NaBloPoMo probably doesn’t work this way, but I’m posting twice today to make up for yesterday.
Time to revisit this article, because it’s really been bugging me.
“I would begin to tell the story of Josephine Baker, and people would start to laugh,” says Matthew Pratt Guterl, the author of a new book on Baker’s later life, Josephine Baker and the Rainbow Tribe. “And I would start to wonder what that laughter signified.”
First, there’s a deep discomfort at her unapologetic marshaling of children to act out her own utopian racial narrative. Second, we think we understand what’s going on here; we see early incarnations of celebrity eccentricities from our own time. In the big adoptive family, we see Angelina or Madonna; in the celebrity theme park, we see Michael Jackson’s Neverland Ranch.
But why does that make people laugh? Why are Angelina and the Neverland Ranch funny? Are we made uncomfortable by the “unapologetic marshaling” or are we not? Why, when the author says we should take the Rainbow Tribe seriously, does she feel compelled to talk about Baker’s political aims and the fact that other people did such things at the time as if those things are something other than “early incarnations of the celebrity eccentricities of our own time”?
To me, the marshaling that makes people laugh is the same thing people think they know about Madonna, the same thing as Baker’s political justifications, and the same thing as the fact that rainbow families were trendy then just as they are today. So, assuming there is one, what is the real second reason to laugh? Maybe the book gets to the bottom of the laughter, but I don’t think this article has. I don’t know whether I can either, but as I was drafting this post, something struck me; so here’s what I think.
I think the second reason for laughing is a second kind of discomfort, one nobody ever seems to acknowledge or even consciously feel. It goes beyond “Ugh, those poor kids” to a deeper place. It’s the discomfort of putting one’s self, however briefly, in the place of those children. It’s the knowledge that, even though your parents were married and were not killed and were not poor and were not from war-torn countries–despite all that, this could have happened to you.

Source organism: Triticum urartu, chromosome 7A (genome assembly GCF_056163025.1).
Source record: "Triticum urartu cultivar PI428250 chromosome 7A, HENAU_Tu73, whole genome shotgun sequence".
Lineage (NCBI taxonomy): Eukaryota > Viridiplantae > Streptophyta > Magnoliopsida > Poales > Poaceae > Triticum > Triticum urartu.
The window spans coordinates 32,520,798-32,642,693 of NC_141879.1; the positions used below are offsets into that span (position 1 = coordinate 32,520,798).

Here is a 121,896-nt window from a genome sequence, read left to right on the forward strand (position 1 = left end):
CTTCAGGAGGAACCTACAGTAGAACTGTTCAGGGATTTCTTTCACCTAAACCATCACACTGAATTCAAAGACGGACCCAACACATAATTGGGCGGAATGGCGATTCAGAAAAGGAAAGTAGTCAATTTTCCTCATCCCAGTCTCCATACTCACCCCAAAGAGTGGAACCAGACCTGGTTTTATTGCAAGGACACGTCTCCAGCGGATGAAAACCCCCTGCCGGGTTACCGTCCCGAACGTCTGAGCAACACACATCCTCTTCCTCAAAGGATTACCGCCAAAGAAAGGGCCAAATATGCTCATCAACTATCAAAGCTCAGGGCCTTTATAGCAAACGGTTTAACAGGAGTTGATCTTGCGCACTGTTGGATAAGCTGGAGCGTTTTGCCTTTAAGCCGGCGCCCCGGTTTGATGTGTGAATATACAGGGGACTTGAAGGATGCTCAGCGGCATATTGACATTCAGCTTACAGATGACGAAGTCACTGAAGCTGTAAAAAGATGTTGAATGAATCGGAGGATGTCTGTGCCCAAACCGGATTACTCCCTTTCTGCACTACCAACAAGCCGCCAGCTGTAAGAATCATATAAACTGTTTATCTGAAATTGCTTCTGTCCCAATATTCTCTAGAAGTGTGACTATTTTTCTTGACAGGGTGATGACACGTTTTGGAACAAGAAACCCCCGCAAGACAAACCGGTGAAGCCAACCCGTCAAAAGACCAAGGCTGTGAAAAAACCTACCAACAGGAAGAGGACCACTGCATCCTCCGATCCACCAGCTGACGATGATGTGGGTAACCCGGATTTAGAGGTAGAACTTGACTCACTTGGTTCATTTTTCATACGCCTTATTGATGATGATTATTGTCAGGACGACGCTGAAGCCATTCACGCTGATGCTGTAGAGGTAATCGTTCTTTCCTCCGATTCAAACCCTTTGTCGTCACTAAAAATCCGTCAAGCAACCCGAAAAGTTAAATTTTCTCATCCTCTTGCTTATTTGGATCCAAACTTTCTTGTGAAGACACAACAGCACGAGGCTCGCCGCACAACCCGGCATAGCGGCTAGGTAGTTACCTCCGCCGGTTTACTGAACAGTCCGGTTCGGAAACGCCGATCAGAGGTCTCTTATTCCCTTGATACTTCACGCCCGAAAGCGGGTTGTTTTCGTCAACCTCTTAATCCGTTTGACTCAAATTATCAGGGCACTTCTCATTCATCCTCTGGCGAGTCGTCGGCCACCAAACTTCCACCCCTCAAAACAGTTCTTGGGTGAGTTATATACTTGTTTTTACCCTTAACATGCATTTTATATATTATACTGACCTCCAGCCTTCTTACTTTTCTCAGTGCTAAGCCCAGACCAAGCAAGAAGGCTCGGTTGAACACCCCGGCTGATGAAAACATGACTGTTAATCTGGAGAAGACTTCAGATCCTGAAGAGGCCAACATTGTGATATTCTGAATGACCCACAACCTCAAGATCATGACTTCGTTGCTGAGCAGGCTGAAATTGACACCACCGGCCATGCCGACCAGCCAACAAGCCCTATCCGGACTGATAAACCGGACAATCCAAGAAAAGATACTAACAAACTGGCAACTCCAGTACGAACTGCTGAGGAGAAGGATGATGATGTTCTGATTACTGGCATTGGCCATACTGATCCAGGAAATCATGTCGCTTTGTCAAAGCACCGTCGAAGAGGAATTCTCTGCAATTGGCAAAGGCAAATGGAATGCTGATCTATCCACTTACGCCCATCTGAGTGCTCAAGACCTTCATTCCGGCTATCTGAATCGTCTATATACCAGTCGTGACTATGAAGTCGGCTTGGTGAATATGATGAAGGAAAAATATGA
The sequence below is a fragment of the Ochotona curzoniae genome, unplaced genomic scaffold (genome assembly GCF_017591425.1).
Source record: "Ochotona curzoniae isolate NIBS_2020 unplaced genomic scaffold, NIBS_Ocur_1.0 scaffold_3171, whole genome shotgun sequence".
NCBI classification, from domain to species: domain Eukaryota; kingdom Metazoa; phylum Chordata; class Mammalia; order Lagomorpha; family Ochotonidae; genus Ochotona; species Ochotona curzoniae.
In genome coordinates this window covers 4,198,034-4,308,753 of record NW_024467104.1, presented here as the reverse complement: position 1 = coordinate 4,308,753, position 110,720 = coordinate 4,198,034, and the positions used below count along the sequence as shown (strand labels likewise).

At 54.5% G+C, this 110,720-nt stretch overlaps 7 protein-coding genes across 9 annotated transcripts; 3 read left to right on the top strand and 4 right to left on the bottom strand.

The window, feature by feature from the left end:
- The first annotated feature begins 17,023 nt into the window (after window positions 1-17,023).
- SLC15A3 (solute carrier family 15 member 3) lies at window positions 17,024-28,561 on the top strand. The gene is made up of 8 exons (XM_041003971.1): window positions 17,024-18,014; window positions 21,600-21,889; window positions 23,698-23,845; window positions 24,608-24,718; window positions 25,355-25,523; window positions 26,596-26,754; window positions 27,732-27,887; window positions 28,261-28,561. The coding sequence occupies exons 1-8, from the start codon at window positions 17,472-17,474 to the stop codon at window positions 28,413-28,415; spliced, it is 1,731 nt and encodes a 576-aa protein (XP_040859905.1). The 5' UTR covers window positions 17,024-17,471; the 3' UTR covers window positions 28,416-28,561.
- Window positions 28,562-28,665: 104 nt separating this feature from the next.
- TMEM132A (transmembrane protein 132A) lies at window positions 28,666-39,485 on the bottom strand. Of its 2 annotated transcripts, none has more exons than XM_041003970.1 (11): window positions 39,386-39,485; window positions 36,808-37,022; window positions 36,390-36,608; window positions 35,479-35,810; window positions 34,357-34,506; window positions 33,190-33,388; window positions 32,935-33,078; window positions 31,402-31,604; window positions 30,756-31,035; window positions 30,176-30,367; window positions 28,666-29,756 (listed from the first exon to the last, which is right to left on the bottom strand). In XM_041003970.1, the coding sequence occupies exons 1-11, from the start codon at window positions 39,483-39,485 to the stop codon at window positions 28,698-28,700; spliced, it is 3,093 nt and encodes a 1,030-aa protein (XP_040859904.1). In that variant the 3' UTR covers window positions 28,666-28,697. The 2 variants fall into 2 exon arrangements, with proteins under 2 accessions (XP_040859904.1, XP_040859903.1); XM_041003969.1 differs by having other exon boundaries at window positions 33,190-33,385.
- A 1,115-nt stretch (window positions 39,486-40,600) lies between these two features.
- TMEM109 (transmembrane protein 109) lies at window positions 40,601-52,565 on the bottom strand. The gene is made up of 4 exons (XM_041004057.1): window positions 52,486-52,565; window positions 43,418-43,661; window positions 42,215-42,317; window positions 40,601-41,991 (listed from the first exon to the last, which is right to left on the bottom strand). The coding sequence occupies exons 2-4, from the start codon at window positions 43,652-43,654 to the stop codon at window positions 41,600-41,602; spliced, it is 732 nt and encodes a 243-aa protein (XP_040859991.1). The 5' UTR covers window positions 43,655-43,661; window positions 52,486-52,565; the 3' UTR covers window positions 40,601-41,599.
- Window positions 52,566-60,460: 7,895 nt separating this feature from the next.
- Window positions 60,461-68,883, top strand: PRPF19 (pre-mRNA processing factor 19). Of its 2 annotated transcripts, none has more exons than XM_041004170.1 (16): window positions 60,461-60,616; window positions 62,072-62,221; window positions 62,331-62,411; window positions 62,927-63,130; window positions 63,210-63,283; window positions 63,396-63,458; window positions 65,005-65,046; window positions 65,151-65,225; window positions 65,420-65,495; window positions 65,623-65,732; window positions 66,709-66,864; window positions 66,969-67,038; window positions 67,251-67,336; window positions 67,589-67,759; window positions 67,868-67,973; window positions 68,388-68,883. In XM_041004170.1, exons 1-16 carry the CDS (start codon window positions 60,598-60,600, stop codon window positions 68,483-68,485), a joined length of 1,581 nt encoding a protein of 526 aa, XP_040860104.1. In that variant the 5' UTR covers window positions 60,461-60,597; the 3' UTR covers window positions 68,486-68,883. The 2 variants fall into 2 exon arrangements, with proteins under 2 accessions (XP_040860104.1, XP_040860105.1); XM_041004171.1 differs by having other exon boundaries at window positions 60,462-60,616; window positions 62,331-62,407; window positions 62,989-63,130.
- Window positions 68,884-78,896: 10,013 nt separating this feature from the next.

It’s the flip side of the adoptee wondering why s/he wasn’t good enough to be kept. It’s the knowledge that nobody is good enough to be kept, that nobody earns or can earn their parents’ love, just as nobody earns their children’s love: most of us just receive it, worthy or not.
I know people react defensively to that knowledge sometimes. I know it by the way they react to discussions about abortion with a knee-jerk, sphincter-clenching that could have been me! And I’m not claiming to be a mind-reader here; many people consciously frame their objections to abortion in just that way, as if it is something that can happen to a fully formed, feeling, thinking person. “What if it were you?!” they ask, meaning Dear Lord, what if it were me?
Because here I go walking around planet Earth thinking I belong here, that I have some kind of control over things, that I can Good myself into some measure of safety…but I don’t, I don’t, and I can’t.
All of that terror and insecurity is what people shove aside in a heartbeat when they insist they wouldn’t mind being adopted, that they’d be fine with it as long as they had a loving family. And once shoved aside, that mess is gone. When people insist they wouldn’t mind being adopted, what they’re really saying is that they would be a better adoptee than the one they’re talking to, that they would be more grateful and less curious because that is how one earns one’s new parents’ love. How one renders one’s self safe.
I think many (not all) non-adopted people feel entitled to their own lives. They’re here, so they deserve to be here. I don’t think that’s a bad thing; I am, in fact, jealous. I think if I’d ever felt that way, I’d have accomplished more in life, made better choices, and insisted on better from some of the people who claimed to love me.
This is why people who have nothing to do with adoption rush to assure us that our adoption was meant to be, that god wanted it, that our APs are our real parents, that our soul chose this before we were born. They want everyone to have earned their way here, because that keeps them from thinking about the fact that nobody did, not even them.